But the big question: even after good representation why they failed to exert pressure on the government to stop recurrence of riots at regular intervals. Why they failed to stop the government when riot victims were subjected to humiliation and when children were dying from severe cold in relief camps. In the last Assembly elections in Uttar Pradesh, it was for the first time that people from all castes and religions voted for the Samajwadi Party in large numbers but the party failed to hold that spirit.

The sharp increase in the incidents of communal violence reminds that both the Centre and the Uttar Pradesh government have failed on the administrative front. As per new figures released by the Ministry of Home Affairs, there has been 30 per cent increase in communal violence as compared to last year. The Home Ministry, while replying to a question in Parliament on 5 February, said the total number of communal violence registered in 2013 was 823 as against 668 in 2012.  In 2013, 133 people got killed and 2,269 were injured as compared to 94 killed and 2117 injured in 2012. Notably, Uttar Pradesh after having ruled by the self-proclaimed champion of minority cause has topped the index of communal violence as compared to other states. Uttar Pradesh registered 247 incidents in 2013 as compared to 118 incidents in 2012. The figure of Bihar was 63 cases in 2013 against 21 in 2012. Gujarat registered 68 incidents in 2013 as compared to 57 in 2012. Tamil Nadu witnessed 36 incidents in 2013 against 14 in 2012 while Rajasthan recorded 52 incidents in 2013 as against 37 in 2012. Even these figures do not compel political parties to pass the Communal Violence Bill at the earliest because once again the bill has been mired in political logjam for no obvious reasons.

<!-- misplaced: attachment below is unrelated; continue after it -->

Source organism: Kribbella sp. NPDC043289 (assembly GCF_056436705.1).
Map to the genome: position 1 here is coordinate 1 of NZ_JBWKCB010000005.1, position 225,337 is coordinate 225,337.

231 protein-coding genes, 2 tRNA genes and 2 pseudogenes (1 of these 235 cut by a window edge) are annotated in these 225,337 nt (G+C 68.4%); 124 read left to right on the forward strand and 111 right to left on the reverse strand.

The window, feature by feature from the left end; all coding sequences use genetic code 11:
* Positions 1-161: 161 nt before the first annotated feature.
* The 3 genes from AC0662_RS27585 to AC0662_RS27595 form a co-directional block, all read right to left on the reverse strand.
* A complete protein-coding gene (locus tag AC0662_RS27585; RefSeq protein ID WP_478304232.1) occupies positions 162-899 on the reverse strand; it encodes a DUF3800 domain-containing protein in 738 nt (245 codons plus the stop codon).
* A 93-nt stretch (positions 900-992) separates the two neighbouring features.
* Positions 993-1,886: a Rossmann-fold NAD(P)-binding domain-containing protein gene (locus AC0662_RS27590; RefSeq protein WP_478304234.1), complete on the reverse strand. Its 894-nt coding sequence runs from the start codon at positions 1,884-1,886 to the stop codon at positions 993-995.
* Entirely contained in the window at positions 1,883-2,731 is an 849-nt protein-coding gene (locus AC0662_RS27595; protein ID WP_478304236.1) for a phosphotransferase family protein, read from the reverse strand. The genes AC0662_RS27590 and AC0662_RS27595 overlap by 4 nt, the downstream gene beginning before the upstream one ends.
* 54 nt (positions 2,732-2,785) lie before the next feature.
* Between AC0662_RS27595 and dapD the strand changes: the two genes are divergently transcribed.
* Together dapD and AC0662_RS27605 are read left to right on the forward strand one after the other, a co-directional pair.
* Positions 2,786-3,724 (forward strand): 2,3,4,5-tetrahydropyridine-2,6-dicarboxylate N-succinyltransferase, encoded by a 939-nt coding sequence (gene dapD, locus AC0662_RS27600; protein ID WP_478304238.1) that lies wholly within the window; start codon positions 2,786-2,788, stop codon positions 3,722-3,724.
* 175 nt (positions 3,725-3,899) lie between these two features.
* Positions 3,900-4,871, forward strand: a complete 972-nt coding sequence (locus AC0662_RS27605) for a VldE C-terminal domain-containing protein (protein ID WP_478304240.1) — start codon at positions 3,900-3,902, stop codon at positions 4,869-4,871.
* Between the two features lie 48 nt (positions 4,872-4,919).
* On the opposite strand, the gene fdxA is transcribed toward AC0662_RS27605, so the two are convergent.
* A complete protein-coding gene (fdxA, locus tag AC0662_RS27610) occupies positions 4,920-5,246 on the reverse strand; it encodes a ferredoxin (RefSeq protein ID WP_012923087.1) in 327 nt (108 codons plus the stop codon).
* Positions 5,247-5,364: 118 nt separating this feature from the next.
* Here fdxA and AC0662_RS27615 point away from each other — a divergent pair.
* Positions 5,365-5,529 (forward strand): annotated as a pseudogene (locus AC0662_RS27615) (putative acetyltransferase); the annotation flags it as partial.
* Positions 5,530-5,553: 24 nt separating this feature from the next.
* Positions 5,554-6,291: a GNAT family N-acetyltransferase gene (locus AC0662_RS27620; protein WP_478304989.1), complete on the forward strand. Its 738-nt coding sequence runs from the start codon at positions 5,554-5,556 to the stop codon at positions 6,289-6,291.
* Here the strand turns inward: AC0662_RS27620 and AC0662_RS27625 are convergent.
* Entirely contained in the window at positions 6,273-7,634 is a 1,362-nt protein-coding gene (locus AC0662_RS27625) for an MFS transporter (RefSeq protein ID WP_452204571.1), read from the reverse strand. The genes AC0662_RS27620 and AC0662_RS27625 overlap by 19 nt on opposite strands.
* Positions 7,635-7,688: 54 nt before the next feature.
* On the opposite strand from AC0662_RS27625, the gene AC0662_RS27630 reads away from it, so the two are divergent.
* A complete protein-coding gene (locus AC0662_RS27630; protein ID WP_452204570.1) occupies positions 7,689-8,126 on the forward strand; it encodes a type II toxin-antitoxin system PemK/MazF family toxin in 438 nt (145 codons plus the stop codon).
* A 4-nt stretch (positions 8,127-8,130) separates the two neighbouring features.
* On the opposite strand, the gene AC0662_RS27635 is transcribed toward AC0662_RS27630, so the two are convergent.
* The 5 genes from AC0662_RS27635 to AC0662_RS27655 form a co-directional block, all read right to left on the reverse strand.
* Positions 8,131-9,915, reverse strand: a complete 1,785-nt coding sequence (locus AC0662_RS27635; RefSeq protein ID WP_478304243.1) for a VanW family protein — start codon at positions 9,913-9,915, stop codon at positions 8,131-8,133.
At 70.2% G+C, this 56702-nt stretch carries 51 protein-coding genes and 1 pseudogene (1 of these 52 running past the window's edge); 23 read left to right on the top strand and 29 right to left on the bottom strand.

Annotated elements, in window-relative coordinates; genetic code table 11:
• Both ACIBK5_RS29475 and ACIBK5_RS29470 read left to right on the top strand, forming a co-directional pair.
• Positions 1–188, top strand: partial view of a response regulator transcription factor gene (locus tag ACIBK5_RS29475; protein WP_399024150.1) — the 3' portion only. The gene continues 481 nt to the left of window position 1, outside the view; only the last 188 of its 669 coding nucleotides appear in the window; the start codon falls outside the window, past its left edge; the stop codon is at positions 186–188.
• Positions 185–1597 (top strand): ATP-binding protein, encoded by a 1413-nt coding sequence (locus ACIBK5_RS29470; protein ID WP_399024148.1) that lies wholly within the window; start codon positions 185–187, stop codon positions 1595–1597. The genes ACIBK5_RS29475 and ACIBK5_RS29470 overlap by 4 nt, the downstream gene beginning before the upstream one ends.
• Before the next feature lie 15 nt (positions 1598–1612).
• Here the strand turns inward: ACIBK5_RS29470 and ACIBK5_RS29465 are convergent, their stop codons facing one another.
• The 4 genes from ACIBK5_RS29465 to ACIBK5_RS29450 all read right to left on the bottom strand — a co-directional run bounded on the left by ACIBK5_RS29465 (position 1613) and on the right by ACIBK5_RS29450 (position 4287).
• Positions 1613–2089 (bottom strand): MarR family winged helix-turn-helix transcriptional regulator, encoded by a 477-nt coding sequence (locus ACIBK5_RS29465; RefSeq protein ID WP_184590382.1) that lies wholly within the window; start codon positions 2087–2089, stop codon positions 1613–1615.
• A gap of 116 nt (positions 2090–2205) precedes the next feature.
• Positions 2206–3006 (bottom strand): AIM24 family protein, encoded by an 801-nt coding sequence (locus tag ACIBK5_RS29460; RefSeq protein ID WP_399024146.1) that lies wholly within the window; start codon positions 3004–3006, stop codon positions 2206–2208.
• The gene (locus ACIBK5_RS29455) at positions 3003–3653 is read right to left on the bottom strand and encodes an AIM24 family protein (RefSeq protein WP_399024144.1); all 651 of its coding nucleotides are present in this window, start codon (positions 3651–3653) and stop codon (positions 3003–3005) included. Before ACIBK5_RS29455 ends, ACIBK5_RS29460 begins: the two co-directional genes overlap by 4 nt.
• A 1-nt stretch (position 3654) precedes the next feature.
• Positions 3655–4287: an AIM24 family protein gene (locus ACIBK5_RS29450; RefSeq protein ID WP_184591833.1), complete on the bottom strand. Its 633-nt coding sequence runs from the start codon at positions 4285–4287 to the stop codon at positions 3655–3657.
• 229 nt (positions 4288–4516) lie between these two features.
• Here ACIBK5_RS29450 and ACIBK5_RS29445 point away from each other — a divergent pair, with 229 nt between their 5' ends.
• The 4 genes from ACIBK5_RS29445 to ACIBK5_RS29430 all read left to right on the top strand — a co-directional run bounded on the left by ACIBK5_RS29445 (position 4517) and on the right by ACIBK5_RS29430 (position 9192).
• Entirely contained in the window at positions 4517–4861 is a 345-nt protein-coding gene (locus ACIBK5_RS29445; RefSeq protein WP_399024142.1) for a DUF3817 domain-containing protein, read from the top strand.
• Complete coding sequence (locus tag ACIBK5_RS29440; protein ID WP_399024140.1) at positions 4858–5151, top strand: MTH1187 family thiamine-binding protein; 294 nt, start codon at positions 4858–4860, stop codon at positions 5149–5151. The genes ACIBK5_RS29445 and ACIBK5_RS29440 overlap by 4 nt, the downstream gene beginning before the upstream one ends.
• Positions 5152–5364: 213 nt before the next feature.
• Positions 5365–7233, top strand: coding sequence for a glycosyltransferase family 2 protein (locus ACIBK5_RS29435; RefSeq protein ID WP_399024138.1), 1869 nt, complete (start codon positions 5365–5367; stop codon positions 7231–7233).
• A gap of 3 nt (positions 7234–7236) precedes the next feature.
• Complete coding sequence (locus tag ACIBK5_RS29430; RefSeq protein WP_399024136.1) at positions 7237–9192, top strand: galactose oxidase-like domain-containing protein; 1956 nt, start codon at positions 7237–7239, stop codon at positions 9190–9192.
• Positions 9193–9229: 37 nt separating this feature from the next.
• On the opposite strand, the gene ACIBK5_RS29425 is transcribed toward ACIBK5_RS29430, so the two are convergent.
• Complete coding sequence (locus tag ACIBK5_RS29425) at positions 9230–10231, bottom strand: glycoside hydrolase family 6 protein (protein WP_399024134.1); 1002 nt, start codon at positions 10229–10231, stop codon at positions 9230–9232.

Of all these incidents, Muzaffarnagar riots can be dubbed a classic example of how three major political parties, SP, Congress and BJP played politics on the misery, death and agony of riot victims in particular and the people of the region in general. Samajwadi Party, instead of providing genuine helping hand, left the victims to die from cold. Some in the party even said that victims were people conspired to remain in camps by BJP and Congress, while on one occasion the party even made a mockery of riot victims by saying there are professional beggars, or the explanation of Siberia to justify their negligence when children were dying due to severe cold. The role played by the BJP and Congress is also questionable because BJP honoured their MLAs alleged to have added fuel to the fire during riots. On the other hand, Congress, instead of putting reasonable pressure on the state government, made the life of riot victims more miserable by saying that Pakistan’s ISI had met some of the riot victims. This very allegation has been denied by Minister of State for Home RP Singh by saying that as per information from Central intelligence agency there is no input to claim that the riot victims were in touch with the Pakistan’s ISI.